Grace and I became social media friends while participating in the Ultimate Blog Challenge several months ago. She writes the City Girl Confidence blog. I must be her target audience because I often feel like she is writing to me directly. It's time for another round of the Ultimate Blog Challenge so we're all trying to write 31 posts this month. One of her recent posts offers tips to help women cope with change. I was getting ready to comment on her post and realized I had some tips of my own to offer so I should write my own post on the subject.
Growing up I never went to one school for more than two years except for college. Even then I spent my junior year studying abroad so my time was split. Several years after college I married my high school sweetheart. After our honeymoon he left to complete the Judge Advocate Officer Basic Course and we became an Army family, always on the move. My life has been nothing but change.
We are stationed in Germany right now and we think it's a wonderful opportunity. We travel as much as we can, we hang out with our German neighbors, and our daughter is just finishing up her third year in German school (the third school in three years). Unfortunately many people don't view this assignment as a wonderful opportunity. We're separated from friends and family in the States by a very long and expensive airplane journey. There's a big language barrier. We can't always get our favorite things from familiar stores. Dealing with landlords and utility companies can be a struggle. Some people rarely leave post. They are not coping well with the change of being here and it makes me sad. Coping with the change of moving comes naturally to me because it's what I have always done. With the change of location comes an avalanche of other related changes...job, house, city, doctors, hairdressers, languages, customs, schools, friends, everything. What do I have that that other people are missing? I narrowed it down to three secrets.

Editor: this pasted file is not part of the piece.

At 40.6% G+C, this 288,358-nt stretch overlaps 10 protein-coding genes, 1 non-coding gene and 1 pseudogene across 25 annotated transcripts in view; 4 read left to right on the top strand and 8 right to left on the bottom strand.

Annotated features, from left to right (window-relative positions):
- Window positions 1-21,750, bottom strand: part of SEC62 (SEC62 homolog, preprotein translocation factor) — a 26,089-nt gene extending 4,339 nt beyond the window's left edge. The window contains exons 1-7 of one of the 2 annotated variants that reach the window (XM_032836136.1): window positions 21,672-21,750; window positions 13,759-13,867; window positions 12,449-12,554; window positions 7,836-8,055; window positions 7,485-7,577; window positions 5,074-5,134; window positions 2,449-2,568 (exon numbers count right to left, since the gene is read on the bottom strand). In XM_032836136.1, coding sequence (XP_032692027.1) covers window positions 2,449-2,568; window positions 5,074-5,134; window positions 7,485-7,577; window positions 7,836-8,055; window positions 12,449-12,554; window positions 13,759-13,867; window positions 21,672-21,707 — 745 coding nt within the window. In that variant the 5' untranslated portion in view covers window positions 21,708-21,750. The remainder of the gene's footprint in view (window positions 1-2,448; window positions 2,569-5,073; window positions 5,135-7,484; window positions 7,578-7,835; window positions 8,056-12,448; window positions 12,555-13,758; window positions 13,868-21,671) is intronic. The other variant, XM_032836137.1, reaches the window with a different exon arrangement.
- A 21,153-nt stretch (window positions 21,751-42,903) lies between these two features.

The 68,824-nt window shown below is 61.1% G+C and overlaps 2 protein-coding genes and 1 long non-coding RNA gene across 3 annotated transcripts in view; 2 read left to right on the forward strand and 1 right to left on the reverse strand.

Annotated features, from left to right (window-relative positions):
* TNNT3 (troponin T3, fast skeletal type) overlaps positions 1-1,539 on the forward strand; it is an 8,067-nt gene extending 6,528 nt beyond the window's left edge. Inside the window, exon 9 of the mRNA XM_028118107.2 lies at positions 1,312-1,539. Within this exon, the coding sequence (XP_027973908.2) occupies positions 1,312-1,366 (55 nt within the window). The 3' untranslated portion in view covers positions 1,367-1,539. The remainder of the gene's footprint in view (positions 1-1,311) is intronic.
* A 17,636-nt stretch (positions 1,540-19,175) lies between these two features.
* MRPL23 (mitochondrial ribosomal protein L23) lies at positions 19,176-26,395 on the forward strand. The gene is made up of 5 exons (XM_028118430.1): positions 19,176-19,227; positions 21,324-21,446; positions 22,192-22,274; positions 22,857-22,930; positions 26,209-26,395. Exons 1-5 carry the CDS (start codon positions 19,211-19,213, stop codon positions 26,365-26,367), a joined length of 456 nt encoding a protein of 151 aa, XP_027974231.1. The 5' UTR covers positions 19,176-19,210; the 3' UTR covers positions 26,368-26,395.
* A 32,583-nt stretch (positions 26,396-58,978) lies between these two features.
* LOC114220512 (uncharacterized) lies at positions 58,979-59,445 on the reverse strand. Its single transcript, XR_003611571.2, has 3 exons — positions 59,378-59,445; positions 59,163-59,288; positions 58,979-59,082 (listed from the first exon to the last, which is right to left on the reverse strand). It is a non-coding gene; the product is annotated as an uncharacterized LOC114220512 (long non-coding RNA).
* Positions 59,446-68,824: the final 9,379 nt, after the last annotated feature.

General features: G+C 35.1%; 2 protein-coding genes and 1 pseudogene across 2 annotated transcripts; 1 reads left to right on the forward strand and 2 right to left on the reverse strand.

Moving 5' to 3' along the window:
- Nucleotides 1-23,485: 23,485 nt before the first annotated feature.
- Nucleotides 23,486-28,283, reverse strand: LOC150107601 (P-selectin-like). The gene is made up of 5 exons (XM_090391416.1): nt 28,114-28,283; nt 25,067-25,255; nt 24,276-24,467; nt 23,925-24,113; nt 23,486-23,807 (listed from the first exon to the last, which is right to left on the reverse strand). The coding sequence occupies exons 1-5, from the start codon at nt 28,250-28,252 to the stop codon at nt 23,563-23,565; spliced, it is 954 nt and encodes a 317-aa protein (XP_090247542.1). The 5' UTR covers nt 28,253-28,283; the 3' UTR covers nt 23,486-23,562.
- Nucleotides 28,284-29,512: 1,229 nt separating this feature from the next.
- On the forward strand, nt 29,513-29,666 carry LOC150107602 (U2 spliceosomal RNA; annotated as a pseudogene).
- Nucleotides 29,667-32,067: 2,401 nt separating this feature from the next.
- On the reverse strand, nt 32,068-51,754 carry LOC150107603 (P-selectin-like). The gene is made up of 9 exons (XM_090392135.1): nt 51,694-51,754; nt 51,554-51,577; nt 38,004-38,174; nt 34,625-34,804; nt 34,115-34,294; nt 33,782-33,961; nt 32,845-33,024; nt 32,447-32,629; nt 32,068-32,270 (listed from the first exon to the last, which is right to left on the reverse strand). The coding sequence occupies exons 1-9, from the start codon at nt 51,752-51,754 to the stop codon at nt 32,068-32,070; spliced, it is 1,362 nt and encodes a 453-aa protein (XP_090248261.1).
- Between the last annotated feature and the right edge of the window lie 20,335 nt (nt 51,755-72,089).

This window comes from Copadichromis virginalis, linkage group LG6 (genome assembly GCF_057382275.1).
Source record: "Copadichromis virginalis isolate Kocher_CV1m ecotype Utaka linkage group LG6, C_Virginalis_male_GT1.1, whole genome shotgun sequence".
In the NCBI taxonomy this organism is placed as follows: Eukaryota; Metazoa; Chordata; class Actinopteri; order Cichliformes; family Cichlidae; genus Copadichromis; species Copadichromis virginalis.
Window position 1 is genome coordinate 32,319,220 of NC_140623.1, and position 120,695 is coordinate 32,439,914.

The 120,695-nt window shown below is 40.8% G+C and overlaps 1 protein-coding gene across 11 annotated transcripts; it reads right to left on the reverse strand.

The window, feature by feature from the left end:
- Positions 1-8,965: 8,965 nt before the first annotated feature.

EducationWhen I get word that I'm moving I start educating myself on our new destination. I look for things that I can be excited about. The first things I look for are gyms/yoga studios, grocery stores, quilting/scrapbooking shops, friends already living there, etc.
Next, I start to consider necessities like housing and schools. The possibilities in these areas may or may not be exciting, but spending the time to figure out what to expect can help ease the transition.
Finally, I go the extra mile if necessary to prepare myself for the transition. Moving to Germany meant learning some German. This may seem obvious but many Americans spend three years here without learning 10 words. Everyone is busy with day to day activities and responsibilities, but having at least a basic grasp on the language makes a huge difference in traveling, shopping, taking care of utilities and other responsibilities, and integrating into a neighborhood. Before moving to Germany the first time I got a CD-ROM (old days!) to learn some basics. Once here, I enrolled in a class that met several evenings a week. When I found out we were coming back I brushed up with Rosetta Stone. My grammar and vocabulary are embarrassing considering the number of years we've spent here but I can socialize, travel, and take care of responsibilities with more comfort than most.
IntegrationI try to fit in while still remaining true to myself. When I was a kid this meant joining the Pathfinder (similar to boy/girl scouts) club in my new city. Now it means looking for gym classes I like or book clubs to join. Sometimes I branch out. At Fort Irwin there was a group of ladies that met once a month to make cards. I was a scrapbooker so it wasn't a far stretch to jump into the cardmaking group and I had a wonderful time. Sometimes I have to make my own group. I've had ladies come to my house to learn to quilt and a friend and I started a book club from scratch. My husband and I make an effort to attend events in our German village so we can get to know our neighbors and the families that have children that go to school with our daughter. It is much easier to cope with change when you feel like there is a place you belong.
Look for ComfortWhen pushed outside of my comfort zone because of a big change I look for comfort in things that don't change...my car, my family, our belongings. I give myself two weeks to get settled into a new home. That's a week to unpack boxes and dispose of packing materials, and a week to decorate and fill in gaps. When we get settled in a new place I will often drive the same route all the time, settle into a daily routine, and shop in the same places.
There's no doubt that dealing with change is difficult, but with change comes opportunity. Look for things you can get excited about so you don't get caught up in the negative aspects of change and miss out on the bright spots that await you.
What do you struggle with the most when faced with a big change?